Remove the oldest file of a directory

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Remove the oldest file of a directory

Postby aleix » 2006-09-07 16:31

Hi everybody,

I've have a shell script called by crontab every week.
This script makes a tar file of different files, and save this tar file into a directory.

This directory contains 4 tar files, one of every week since I started to execute the script.

Now I would like to automatically remove the oldest tar file of the directory every time the script is invoqued again.

How can I do that??
Can anyone help me??
I am still learning the linux OS, so I am just a beginner...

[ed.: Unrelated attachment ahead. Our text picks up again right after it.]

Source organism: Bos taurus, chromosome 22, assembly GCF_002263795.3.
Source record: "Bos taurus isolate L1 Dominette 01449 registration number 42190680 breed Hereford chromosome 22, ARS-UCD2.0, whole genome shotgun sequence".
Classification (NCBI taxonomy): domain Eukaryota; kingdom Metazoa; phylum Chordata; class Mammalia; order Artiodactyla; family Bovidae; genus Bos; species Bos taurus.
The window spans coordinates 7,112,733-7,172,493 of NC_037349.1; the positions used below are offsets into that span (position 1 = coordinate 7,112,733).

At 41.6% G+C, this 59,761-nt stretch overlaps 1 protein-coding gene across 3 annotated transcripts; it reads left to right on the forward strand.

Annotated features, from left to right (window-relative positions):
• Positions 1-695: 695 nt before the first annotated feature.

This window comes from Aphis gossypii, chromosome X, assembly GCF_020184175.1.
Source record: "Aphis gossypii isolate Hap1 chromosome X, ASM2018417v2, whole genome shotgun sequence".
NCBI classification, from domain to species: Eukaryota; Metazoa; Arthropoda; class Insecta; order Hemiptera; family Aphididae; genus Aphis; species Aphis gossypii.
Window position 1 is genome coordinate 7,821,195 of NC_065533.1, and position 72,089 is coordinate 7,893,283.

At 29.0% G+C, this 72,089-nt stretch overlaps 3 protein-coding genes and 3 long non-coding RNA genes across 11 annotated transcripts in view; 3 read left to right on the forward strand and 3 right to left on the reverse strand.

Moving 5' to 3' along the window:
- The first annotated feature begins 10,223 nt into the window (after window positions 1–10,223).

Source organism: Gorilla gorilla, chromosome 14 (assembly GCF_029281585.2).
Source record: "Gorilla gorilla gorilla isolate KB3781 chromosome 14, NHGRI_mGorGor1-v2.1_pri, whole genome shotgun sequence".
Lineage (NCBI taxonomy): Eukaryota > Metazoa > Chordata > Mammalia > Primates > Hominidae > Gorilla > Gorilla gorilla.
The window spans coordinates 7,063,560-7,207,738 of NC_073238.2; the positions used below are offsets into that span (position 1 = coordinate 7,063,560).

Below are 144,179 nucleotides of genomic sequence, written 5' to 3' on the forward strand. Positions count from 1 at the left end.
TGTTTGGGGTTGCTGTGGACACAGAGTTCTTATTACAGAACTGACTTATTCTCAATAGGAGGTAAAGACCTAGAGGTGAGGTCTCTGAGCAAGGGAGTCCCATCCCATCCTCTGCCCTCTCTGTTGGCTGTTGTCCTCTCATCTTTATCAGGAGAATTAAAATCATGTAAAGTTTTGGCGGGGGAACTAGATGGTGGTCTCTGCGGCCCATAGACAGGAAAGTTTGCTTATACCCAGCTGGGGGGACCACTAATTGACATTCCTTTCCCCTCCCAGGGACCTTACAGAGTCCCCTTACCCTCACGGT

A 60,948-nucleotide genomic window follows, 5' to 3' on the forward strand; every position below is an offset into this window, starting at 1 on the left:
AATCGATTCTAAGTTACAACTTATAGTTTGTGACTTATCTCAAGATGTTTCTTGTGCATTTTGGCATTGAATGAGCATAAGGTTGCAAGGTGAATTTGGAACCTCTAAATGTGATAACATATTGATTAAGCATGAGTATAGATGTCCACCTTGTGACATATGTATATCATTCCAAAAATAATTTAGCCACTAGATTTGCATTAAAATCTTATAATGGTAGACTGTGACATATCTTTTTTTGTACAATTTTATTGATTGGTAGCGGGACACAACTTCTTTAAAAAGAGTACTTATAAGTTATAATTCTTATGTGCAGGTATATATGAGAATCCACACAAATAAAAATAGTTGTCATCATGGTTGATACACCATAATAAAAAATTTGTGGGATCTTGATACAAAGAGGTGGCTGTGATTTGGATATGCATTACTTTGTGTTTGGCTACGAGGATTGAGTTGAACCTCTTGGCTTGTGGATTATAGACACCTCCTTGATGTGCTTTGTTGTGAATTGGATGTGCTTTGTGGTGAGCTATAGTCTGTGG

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Postby Daylung » 2006-09-07 18:56

this command should do it.

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#rm  `ls -t --color=none | tail -n 1`

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`ls -t --color=none | tail -n 1`

with the " ` " (top left of most keyboards) returns the filename of the oldest file. the "-t" option sorts chronologically (--color=none just ot be safe) then pipe the list to "tail -n 1" which ouputs the last line of whatever you give it, and rm removes the resulting file. To put this in a shell script you should add a line to change to the directory you want, if there are other files in that directory you can use wildcards with ls to just look at the files you want.
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ls -t *.tar.bz2
or something like that. Hope this was helpful.

Oh, and you really don't have to post questions in multiple sections :wink:
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